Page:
Tuesday, January 7, 2014

The Reverse New Deal: A few that are too big to fail, and millions who are too small to help

During the Great Depression, New Deal policy-makers understood that something was fundamentally wrong with American society. They understood that Wall Street fraud and incompetence was devastating the lives of millions of people. So, they created agencies/policies like the Securities & Exchange Commission (to police fraud) and the Federal Deposit Insurance Corporation (to protect the bank accounts of average Americans).

(Image courtesy of Wikipedia.)

New Deal policy-makers and their progeny tried to pass the torch of reform to us. But, through a combination of apathy and plutocracy, we have dropped that torch. We have, instead, resisted criminal prosecution of white collar crime and, when fines are imposed, they are often a pittance next to the gargantuan profits made through such corporate malfeasance (See, e.g., "JPMorgan's $7 Billion In Penalty Payouts Dwarfed By Monstrous Profits"). Large financial institutions have become "too-big-to-fail"--a phenomenon where regulators and law enforcement are afraid to prosecute aggressively (if at all), for fear that such prosecution will have a negative effect on the economy. Corporate America and big financial institutions are also immunized, to some degree, by the massive campaign contributions they make to politicians. A politician is unlikely to push hard for the prosecution of the very people who are funding his/her reelection campaign (plutocracy and white collar crime strengthen one another).        

On the other end of the spectrum, we have laid-off workers, homeless veterans, low-income workers, and the long-term unemployed. These Americans are too-small-to-help. This is why you hear politicians like Rand Paul, Herman Cain, and Paul Ryan talk about cutting off assistance to these folks, but you rarely, if ever, hear them talk about cracking down on accounting fraud, insider trading, or illegal tax evasion (the latter of which costs the United States about $300 billion in lost revenue...every single year).

(Unlike many of today's political "leaders," New Deal policy-makers didn't spend their days demonizing the less-fortunate. Instead, they created programs to help them. Here, a young man learns carpentry skills in a National Youth Administration workshop. The caption for the photo tells us that the young man "now has private employment with a sash and door firm." Image courtesy of the National Archives and the New Deal Network.)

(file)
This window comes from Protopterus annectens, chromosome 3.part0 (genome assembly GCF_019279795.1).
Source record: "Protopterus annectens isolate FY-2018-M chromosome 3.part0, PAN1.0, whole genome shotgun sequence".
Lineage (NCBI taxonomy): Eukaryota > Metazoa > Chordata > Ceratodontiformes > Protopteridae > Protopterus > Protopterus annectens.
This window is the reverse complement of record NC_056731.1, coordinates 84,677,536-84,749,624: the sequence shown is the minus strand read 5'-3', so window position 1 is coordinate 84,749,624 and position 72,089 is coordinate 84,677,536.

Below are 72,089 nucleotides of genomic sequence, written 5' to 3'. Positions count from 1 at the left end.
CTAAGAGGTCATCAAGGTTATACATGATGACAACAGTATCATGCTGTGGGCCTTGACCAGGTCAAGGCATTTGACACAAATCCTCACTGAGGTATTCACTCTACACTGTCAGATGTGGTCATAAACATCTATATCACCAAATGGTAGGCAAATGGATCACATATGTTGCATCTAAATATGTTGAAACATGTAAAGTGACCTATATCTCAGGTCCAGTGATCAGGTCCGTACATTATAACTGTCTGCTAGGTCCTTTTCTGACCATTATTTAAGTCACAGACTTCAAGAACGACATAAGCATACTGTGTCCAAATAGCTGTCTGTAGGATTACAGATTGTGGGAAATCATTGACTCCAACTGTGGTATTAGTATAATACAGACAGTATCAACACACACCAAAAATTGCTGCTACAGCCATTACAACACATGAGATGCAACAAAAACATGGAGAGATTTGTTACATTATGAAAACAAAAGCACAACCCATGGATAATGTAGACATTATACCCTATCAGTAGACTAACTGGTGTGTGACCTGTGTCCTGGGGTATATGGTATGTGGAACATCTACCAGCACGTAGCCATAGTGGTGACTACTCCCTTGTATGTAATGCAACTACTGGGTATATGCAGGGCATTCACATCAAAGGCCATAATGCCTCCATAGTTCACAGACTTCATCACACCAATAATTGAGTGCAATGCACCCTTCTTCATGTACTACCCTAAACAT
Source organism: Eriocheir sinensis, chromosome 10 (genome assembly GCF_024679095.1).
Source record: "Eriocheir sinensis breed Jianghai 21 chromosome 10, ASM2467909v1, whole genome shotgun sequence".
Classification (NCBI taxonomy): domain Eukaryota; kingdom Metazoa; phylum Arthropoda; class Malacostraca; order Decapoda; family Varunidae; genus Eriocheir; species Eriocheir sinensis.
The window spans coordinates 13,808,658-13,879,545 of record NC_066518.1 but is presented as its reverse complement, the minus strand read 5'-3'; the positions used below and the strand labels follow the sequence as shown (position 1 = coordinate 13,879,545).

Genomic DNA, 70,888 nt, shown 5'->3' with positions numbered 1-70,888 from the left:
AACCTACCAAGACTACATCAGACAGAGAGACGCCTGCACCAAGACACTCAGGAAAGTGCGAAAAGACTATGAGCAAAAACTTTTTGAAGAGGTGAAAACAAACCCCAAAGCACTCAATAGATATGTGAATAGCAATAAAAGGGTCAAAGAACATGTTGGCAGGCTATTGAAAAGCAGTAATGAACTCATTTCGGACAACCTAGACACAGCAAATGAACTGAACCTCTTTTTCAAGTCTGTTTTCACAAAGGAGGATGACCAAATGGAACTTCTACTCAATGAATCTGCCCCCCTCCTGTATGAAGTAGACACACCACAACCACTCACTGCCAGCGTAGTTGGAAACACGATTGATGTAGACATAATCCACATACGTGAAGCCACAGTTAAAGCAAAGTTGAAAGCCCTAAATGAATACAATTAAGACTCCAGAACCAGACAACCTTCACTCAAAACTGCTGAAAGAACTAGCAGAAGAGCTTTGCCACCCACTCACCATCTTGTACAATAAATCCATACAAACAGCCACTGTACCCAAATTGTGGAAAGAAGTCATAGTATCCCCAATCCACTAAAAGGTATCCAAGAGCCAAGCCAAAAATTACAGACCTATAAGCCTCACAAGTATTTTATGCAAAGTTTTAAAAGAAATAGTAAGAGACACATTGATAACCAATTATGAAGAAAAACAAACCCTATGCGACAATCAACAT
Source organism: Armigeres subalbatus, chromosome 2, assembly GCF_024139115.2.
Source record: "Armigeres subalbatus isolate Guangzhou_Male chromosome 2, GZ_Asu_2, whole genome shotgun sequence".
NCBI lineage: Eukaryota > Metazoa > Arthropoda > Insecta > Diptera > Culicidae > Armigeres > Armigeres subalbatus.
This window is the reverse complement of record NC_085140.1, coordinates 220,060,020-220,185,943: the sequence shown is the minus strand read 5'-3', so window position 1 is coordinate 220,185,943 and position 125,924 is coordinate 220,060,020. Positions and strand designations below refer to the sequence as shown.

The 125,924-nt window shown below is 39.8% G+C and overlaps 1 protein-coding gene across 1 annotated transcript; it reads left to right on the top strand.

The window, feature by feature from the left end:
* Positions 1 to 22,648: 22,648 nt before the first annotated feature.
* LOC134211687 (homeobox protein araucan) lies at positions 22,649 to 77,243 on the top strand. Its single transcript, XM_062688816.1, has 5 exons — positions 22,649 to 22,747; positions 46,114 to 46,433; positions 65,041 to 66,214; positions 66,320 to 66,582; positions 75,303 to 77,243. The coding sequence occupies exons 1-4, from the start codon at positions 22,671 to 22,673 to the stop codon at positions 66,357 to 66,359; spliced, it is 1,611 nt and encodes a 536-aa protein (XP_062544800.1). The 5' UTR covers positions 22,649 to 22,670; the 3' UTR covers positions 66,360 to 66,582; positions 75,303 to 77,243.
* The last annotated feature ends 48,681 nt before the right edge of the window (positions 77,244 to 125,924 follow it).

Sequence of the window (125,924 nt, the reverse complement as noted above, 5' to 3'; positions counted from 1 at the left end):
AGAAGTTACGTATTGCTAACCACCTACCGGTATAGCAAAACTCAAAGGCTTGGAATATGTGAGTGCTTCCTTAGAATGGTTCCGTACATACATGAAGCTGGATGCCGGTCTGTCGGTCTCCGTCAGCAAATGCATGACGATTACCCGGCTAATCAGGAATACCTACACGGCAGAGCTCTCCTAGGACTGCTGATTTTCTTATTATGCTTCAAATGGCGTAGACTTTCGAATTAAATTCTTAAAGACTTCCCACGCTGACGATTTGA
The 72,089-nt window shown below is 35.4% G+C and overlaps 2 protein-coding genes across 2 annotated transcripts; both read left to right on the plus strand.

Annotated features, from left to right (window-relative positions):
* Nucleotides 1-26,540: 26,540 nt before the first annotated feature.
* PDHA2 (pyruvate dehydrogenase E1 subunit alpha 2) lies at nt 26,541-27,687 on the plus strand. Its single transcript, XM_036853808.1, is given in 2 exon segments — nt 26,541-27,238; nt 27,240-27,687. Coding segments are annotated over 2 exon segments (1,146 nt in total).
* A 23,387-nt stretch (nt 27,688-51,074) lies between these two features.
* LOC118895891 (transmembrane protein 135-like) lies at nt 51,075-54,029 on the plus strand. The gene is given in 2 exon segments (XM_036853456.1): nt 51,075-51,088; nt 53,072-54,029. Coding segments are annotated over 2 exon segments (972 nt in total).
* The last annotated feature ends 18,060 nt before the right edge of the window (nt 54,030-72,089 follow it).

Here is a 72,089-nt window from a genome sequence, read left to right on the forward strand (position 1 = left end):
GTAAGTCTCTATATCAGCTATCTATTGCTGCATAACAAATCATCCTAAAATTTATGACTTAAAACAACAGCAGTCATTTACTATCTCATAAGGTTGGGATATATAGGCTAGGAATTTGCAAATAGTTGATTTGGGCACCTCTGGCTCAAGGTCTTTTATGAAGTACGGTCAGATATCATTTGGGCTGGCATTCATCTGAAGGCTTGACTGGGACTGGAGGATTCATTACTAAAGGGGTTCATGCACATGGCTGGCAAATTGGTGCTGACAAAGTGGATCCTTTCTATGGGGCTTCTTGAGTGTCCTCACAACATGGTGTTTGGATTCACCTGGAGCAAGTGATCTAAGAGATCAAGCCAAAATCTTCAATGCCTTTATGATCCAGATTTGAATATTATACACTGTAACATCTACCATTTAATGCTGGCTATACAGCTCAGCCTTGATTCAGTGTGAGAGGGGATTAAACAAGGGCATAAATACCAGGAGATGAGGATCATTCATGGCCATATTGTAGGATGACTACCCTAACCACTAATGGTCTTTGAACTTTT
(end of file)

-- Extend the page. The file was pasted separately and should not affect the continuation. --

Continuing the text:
Today, we are inundated with declarations from the political right that America is a Christian nation. But the failure of the political right to aggressively address white collar crime, while aggressively trying to dismantle our social safety net, makes those declarations impotent and farcical. The morality they display--in politics, and in their statements about the less fortunate--is not the morality I was taught in Sunday School (see, e.g., "The religious right is a fraud: Nothing Christian about Michele Bachmann’s values"). Furthermore, the political right's devotion to Ayn Rand, a woman who wanted to topple Christianity, makes their "America-is-a-Christian-nation" claim even more dubious. (I often wish America was a Christian nation; Christ's teachings about how to treat the poor, especially in the book of Matthew, are quite noble.)    

Even some Republicans are starting to question the attitudes of their colleagues, highlighting how the GOP/Tea Party movement is becoming uncomfortably cruel for some of its own members. Republican Governor John Kasich (Ohio) said, "I’m concerned about the fact there seems to be a war on the poor. That if you’re poor, somehow you’re shiftless and lazy. You know what? The very people who complain ought to ask their grandparents if they worked at the W.P.A.” For this, and other acts of human compassion, Kasich earned (temporarily) a Tea Party threat to his governorship (see "Tea Party Leader Ted Stevenot To Challenge John Kasich In Republican Primary").  

Welcome to the Reverse New Deal, where the rich & powerful are too-big-to-fail, and thus receive special treatment, and the poor & powerless are too-small-to-help, and thus receive scorn and punishment.

   (New Deal policy-makers tried to help Americans in need, and it worked. The New Deal set the stage for our nation's post-World War II economic prosperity. Sadly, America has steered away from the New Deal. Today, we have an increasingly right-wing government that demands cuts to our social safety net programs--programs that are already stingy compared to other developed countries--while Corporate America ships our prosperity overseas, in search of cheap labor, and thus more profit for the 1%. These two phenomena have facilitated extreme income & wealth inequality, as well as extreme income insecurity for much of the middle-class. We need another, stronger New Deal, to combat corporate greed, corruption, and crime. WPA poster image courtesy of the Library of Congress Prints and Photographs Division.)

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